ALEJANDRA RULEYA lifelong science enthusiast, Alejandra Ruley is eager to show support for the scientific community in Houston, Texas, where she has lived for 15 years. A native of Argentina, Ruley’s connection to science comes from her own experience living with a mysterious illness since she was a young child. Only in 2014 was she given a diagnosis—an unspecified mitochondrial disorder. Last year, she was also diagnosed with complex regional pain syndrome.

“As a child with a complex, undiagnosed condition, I became fascinated by medical science,” she wrote in an email to The Scientist. “For nearly 30 years, I saw numerous doctors in an attempt to figure out the mystery. . . . Although frustrating, this has been an amazing journey that has led me to meet some of the brightest minds in our community.”

The Scientist: What initially led you to organize a satellite March for...

Alejandra Ruley: Somebody shared the March for Science DC link on my Facebook timeline. I was still outraged about reports of a gag order on the EPA [Environmental Protection Agency] . . . and other government agencies, and this gave me hope. . . . I started a Facebook group that grew to 1,000 members in the first 24 hours. Currently we have over 7,000.

After the first week, I was overwhelmed with the amount of work and effort involved in planning. . . . I appointed Madison Logan as the march co-organizer. . . . We have spent countless hours on March for Science Houston. We talk, plan, and organize from the minute we wake up until we go to bed at night. Madison is a great asset to this event, she has been my right hand—and ears, since I am deaf.

TS: How do you and your co-organizers aim to show nonpartisan support for “science” with the event you’re organizing?

AR: Recent policy changes have caused heightened worry among scientists. Science is not a partisan issue, science benefits everyone. . . . We [will] follow the footsteps of [DC] March for Science: our goal is to realize their vision of a movement that will influence future policy-making. We have a large team of volunteers working extremely hard to ensure inclusivity for anyone [who] supports scientific research and evidence-based policies, no matter their [political] affiliation. Science is everywhere and it affects every single one of us.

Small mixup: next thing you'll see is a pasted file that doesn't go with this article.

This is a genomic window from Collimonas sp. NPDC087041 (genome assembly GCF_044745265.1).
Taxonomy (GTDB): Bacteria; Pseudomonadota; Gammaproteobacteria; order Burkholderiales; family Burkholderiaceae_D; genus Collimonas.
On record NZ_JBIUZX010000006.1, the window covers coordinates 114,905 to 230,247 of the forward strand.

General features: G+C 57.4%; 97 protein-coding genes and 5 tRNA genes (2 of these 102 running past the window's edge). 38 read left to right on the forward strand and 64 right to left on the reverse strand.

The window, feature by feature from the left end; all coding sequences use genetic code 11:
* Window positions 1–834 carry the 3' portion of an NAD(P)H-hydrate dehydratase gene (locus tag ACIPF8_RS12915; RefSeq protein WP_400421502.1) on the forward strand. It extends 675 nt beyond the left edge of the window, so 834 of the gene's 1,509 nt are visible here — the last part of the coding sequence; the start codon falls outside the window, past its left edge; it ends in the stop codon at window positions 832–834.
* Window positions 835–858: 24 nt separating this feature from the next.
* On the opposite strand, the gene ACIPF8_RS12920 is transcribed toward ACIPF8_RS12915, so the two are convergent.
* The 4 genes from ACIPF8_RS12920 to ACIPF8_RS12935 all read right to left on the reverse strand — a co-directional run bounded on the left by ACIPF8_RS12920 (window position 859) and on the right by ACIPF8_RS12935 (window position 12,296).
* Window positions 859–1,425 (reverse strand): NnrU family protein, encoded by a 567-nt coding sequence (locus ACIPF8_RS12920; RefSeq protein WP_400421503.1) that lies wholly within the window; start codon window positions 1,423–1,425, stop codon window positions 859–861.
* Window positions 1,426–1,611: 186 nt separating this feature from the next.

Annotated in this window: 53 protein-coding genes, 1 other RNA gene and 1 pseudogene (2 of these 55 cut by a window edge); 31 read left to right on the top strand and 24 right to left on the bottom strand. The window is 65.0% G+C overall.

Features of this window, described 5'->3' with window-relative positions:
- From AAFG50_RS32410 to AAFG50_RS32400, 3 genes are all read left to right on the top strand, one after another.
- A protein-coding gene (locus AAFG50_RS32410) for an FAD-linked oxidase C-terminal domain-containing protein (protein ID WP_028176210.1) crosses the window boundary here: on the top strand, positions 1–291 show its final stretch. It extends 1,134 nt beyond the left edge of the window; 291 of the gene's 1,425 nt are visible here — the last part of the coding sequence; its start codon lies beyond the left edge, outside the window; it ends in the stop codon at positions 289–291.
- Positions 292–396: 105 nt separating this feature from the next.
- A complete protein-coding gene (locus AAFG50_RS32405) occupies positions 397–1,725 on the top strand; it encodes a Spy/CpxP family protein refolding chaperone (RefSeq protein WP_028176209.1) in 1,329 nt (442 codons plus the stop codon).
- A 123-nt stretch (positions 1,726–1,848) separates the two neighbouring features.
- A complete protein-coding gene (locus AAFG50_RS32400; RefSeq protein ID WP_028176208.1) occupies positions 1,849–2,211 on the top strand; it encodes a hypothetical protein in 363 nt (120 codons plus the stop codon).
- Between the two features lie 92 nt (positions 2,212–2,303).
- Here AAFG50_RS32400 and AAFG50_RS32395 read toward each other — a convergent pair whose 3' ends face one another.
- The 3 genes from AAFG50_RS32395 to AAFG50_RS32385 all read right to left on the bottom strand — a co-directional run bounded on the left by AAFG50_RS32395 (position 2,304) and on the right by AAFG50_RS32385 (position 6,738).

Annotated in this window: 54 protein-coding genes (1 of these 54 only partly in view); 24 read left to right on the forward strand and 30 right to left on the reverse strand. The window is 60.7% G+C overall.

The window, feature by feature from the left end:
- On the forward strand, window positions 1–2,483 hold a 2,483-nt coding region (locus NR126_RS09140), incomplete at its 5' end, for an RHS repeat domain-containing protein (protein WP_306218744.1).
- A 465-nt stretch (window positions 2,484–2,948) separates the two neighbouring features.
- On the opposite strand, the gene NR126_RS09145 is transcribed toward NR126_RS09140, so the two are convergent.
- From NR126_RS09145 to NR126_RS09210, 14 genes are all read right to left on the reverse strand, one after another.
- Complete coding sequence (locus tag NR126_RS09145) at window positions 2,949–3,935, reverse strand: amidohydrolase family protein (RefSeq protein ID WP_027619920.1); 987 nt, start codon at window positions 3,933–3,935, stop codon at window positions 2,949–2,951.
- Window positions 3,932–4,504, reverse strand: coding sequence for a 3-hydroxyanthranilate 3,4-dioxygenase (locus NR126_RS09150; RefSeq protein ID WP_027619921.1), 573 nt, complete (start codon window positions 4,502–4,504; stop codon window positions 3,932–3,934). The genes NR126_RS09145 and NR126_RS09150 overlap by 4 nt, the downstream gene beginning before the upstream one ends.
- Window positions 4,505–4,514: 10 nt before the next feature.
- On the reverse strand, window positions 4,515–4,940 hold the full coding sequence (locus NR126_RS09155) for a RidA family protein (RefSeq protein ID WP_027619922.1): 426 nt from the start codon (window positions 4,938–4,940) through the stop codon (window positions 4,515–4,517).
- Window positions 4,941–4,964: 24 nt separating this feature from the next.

TS: Are there any issues specific to the Houston area that your group is hoping to highlight?

AR: The essence of Houston is science. We have NASA, the Texas Medical Center. . . . Due to our proximity to the Gulf of Mexico, Houston is also a hub for the oil and gas industry. The energy industry provides many jobs here, so a large portion of our economy depends on science.

TS: Have you received any feedback from the local scientific community so far?

AR: The response has been incredible. Everyone wants to help. We have about 200 volunteers so far. Our core volunteer teams are composed of scientists and science enthusiasts; we have medical professionals from the Texas Medical Center, environmental engineers . . . STEM educators developing a teach-in exhibit, communications professionals, designers, researchers, and a few NASA employees even. We are all working together to produce an event that our city will be proud of. . . . We will have speakers from our community and even musical entertainment—a band of neuroscientists from Baylor College of Medicine [will] play science-themed music.

TS: What would you say to scientists or science supporters who are interested in participating in a March for Science but are wary that doing so could somehow affect their work?

AR: Supporters of science have remained silent for far too long in the face of reckless policies that ignore scientific evidence and endanger both human life and the future of our world. . . . The time is now to advocate for science, this is a celebration of our passion for science and a call to safeguard its integrity.

TS: Do you have any advice for others who are interested in organizing similar events where they live?

AR: Employ the help of scientists in the community, reach out to local organizations, choose people with varied backgrounds. Diversity is science’s greatest strength.

Further reading

Q&A: Marching for Science in San Francisco,” The Scientist, February 15, 2017

Q&A: Marching for Science in Lansing,” The Scientist, February 8, 2017

Q&A: Marching for Science in Anchorage,” The Scientist, February 6, 2017

Q&A: Marching for Science in Cleveland,” The Scientist, February 2, 2017

Q&A: Marching for Science in Eugene,” The Scientist, February 2, 2017

Q&A: Marching for Science in Buffalo,” The Scientist, February 1, 2017

Q&A: Marching for Science in Atlanta,” The Scientist, January 30, 2017


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